Back-to-school season will look very different this year. Most Canadian youth will return to physical classrooms after more than a year of on-again, off-again remote learning that took its toll. The numbers show that students experienced increased anxiety and depression from the stress of social isolation and the challenges of virtual learning, among other factors.

Recent research from Ontario’s Hospital for Sick Children (SickKids) shows a large majority of children and youth experienced harm to their mental health during the first wave of the pandemic, with 70% of school-aged children and 66% of preschool-aged children reporting deterioration in at least one these key areas: depression, anxiety, irritability, attention span, hyperactivity, and obsessions/compulsions.

Mental illness is estimated to cost the Canadian economy $50 billion annually. If we’re to address the cascading issues surrounding it, we need to intervene sooner. We need to develop the tools, technologies and approaches that will ensure that the youth of today become the healthy and prosperous leaders of tomorrow.

In this Disruptors episode from Oct. 2020, host John Stackhouse interviews two leaders in the youth mental health field, Dr. Yuri Quintana, Chief of the Division of Clinical Informatics at the Beth Israel Deaconess Medical Center and an Assistant Professor of Medicine at Harvard Medical School, and Dr. Joanna Henderson, clinical psychologist and director at the Centre for Addiction and Mental Health. Together, they explore how technology can and should play a role in helping young Canadians with their mental health struggles.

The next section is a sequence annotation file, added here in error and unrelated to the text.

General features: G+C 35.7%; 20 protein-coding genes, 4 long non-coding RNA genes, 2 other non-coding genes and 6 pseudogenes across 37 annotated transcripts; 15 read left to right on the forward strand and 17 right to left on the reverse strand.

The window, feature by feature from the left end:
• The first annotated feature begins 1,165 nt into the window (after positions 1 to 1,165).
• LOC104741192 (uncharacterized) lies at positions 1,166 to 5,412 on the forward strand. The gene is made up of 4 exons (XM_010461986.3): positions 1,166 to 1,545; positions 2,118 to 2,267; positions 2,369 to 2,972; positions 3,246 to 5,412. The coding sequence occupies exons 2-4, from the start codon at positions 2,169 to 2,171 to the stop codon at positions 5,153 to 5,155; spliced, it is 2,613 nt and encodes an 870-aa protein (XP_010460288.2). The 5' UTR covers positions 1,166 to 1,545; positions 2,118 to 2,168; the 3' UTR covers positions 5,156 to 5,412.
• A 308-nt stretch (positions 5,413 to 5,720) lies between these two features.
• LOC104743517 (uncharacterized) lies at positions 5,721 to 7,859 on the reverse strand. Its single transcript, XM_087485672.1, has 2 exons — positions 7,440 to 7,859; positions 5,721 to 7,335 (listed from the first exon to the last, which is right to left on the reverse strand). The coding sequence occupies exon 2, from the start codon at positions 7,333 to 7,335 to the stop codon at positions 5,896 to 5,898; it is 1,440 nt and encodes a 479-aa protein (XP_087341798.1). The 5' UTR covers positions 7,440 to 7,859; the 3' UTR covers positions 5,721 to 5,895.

Listen to hear how when properly applied, technology can provide more access to services, knowledge and support.

And for those interested, try the Resiliency Quiz to learn more about how resilient you are today and the strategies you can adopt that will enhance your life-long resiliency. This quiz has been developed by Strong Minds Strong Kids, Psychology Canada with support from RBC Future Launch.

You can also check out these three articles from RBC’s 9-part Resilience 101 series that profile youth mental health leaders and organizations from across the country: How Going Virtual Helps You Access Services and Support, Creating New Life Lines for Youth in Rural Communities, and Taking a Small Town Approach to Youth Mental Health in B.C.

Listen on Apple Podcasts, Google Podcasts, Spotify or Simplecast

How Tech Can Reshape Mental Health Care – for the Better

The unprecedented disruption brought on by the COVID-19 pandemic has made this an extraordinarily challenging period for us all.

In-person interactions have been replaced with digital. We can no longer gather and socialize in lunch rooms, hallways or classrooms. Activities that bring our youth joy can’t be experienced the way they used to be. Coupled with new feelings of loneliness and fear of the virus, our country’s longstanding mental health crisis has worsened. Even before the pandemic, an estimated 75% of youth with mental health disorders did not access the specialized care they need. Wait times for counselling and therapy were often six months to one year in Ontario, for example. That backlog has only worsened these past months.

Another culprit? Our devices. The Canadian Pediatric Society says high school students now spend more than 7.5 hours per day on various screens, with 20% of high school-aged children logging five hours per day on social media alone.

There are clear links between screen time and mental health – and anxiety rates among youth are through the roof. Dr. Murali Doraiswamy, a physician and brain scientist at Duke University who joined us on a previous RBC Disruptors episode, says our brains are continuously adapting to the new things we’re doing in our lives – such as interacting with technology – and rewiring themselves. New research from the University of Calgary shows that 96% of those aged 25 and under report feeling moderate or high levels of stress as a result of the pandemic.